The lives of several expatriates intertwine in 1960s Toronto in Arnold’s (Interlude in Ravenna, 2010, etc.) latest novel.
Sebastian Marisch moved to Canada from East Germany shortly after World War II. Now, in the 1960s, Marisch lives in an apartment building that’s full of nostalgic conversation. The building’s owners are Yugoslavian, and another tenant is Hungarian, and they often reminisce about what they left behind. So, too, does the sultry, aloof Petra, whom Marisch feels “personifies the ideal German woman,” unlike American girls who “take a pre-charted course through life” and “turn into cheerleaders.” A love triangle forms between Marisch, Petra and Natalie, an Israeli psychology major at the University of Toronto, where Marisch is a political science graduate student. Jazz serves as the soundtrack to Marisch’s life, and it provides a backdrop to his reflections on his personal travails and the political landscape. Like the music he listens to, Marisch’s musings can be pointed and lyrical; he riffs as jazz musicians do, as he ponders art, history, American and European values, and other subjects, creating a collage of references. During his reveries, he draws comparisons between the people and situations of his life and those in avant-garde films. He describes one such film, in which “past and present alternate,” as having “more style than content,” and the same can be said of Arnold’s unstructured novel, which includes hypothetical situations created by Marisch’s laughing gas–induced fantasies. The characters are similarly hazy—Natalie, for instance, has even fewer distinct personality traits than the enigmatic Petra—and the prose can be clumsy (“He considers himself not being an outdoors man”; “When buy brandy, buy a German product”). At their best, however, Marisch’s observations can be as thought-provoking as the music he favors.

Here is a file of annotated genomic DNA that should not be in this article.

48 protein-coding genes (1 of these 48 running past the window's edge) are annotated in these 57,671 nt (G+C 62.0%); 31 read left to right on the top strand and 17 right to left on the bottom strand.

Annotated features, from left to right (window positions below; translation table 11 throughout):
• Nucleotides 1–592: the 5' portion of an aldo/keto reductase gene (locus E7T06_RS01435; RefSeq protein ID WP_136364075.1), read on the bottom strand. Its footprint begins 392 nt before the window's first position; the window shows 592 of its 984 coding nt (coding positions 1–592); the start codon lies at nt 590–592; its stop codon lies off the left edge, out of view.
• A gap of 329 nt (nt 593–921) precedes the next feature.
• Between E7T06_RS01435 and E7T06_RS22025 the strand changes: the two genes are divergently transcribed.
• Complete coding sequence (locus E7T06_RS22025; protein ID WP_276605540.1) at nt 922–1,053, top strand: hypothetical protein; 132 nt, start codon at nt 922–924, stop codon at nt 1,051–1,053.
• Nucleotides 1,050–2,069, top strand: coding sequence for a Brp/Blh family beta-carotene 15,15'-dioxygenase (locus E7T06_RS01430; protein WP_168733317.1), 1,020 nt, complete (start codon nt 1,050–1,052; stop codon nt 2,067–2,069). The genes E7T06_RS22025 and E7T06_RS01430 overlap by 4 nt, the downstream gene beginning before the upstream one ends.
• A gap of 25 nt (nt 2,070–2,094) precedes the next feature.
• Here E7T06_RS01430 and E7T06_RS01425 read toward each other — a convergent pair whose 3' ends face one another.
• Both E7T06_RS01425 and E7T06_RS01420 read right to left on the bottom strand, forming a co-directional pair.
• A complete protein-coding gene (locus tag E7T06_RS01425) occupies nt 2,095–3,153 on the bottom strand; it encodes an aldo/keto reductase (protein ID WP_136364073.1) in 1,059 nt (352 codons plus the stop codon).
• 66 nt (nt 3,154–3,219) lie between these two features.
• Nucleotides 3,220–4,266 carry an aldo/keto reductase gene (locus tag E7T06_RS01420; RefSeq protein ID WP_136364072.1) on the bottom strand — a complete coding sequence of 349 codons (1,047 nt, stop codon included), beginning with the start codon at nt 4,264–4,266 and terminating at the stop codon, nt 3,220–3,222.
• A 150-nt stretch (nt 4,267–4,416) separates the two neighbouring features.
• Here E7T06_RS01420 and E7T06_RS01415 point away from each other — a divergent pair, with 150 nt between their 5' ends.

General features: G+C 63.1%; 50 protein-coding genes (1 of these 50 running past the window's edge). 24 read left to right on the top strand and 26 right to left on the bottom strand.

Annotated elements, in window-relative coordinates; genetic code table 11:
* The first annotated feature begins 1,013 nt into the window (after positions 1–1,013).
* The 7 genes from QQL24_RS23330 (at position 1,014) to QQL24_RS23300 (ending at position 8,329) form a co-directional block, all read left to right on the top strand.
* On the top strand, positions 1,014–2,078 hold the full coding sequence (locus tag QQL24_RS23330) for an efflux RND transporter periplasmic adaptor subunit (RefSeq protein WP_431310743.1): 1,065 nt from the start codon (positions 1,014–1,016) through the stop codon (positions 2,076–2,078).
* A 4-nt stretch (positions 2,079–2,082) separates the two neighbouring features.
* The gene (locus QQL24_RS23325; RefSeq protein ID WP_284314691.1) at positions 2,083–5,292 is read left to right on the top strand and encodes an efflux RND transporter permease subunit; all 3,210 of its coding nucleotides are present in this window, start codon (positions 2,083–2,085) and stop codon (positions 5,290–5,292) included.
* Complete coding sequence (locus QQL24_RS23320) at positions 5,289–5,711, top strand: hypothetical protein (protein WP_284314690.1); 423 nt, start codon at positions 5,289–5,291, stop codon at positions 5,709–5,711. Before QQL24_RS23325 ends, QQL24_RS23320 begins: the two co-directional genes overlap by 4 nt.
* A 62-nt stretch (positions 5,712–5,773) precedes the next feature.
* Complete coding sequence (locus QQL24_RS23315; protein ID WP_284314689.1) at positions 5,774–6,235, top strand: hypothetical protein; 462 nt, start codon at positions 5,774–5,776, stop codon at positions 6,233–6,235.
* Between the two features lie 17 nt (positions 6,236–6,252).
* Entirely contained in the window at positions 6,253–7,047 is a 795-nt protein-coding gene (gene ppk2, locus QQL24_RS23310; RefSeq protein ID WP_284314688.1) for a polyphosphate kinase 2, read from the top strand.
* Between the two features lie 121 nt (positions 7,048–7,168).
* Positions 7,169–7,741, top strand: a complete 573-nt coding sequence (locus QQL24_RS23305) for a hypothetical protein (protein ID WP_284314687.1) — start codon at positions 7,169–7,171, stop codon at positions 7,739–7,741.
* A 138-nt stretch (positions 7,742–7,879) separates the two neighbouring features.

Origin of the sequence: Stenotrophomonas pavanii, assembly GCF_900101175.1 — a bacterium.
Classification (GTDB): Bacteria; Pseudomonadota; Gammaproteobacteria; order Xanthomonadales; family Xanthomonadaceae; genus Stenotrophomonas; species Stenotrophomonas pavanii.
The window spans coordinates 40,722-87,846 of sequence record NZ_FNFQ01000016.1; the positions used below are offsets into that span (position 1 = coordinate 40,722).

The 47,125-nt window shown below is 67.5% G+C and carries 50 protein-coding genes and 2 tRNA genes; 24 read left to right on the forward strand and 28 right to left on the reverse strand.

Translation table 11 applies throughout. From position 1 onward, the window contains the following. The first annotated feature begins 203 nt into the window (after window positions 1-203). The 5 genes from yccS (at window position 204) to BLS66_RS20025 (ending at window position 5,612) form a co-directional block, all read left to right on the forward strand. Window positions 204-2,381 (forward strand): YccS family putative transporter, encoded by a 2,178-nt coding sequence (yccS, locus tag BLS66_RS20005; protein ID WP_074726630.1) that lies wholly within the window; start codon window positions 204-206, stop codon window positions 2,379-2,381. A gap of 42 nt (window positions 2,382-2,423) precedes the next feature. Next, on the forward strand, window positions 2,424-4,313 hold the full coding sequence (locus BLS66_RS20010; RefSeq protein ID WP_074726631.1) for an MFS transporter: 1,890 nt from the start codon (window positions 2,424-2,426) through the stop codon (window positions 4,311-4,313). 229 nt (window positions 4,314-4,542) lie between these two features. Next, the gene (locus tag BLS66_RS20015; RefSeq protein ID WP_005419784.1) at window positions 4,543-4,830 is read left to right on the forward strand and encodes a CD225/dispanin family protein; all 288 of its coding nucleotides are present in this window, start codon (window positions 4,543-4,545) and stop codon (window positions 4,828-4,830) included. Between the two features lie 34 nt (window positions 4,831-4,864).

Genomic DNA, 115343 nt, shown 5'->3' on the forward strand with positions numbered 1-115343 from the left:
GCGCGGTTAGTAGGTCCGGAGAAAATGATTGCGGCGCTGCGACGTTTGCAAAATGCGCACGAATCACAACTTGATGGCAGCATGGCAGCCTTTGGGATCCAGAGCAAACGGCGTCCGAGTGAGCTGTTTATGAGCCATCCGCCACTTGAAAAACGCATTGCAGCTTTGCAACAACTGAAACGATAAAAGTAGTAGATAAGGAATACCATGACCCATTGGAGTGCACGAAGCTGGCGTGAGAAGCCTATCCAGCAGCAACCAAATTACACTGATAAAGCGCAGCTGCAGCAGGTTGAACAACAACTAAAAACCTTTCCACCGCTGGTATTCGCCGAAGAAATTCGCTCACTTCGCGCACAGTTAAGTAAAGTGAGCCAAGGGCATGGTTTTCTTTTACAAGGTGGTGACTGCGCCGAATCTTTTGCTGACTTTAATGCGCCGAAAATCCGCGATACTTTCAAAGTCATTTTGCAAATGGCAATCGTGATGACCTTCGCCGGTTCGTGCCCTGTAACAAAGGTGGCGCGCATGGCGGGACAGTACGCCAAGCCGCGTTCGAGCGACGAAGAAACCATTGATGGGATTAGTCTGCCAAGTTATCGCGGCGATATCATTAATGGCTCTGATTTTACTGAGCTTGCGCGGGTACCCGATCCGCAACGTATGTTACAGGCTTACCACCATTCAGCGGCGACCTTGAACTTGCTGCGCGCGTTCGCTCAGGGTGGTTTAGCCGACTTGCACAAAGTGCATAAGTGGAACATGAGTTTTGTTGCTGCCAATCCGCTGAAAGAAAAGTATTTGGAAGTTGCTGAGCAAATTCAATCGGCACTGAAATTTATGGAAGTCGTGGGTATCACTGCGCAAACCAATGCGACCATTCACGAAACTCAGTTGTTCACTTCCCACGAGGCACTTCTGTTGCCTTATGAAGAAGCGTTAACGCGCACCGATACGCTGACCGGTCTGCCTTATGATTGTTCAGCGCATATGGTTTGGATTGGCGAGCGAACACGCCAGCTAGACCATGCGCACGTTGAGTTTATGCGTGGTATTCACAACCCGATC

An impressionistic reflection on displacement that’s hampered by sometimes-confusing prose.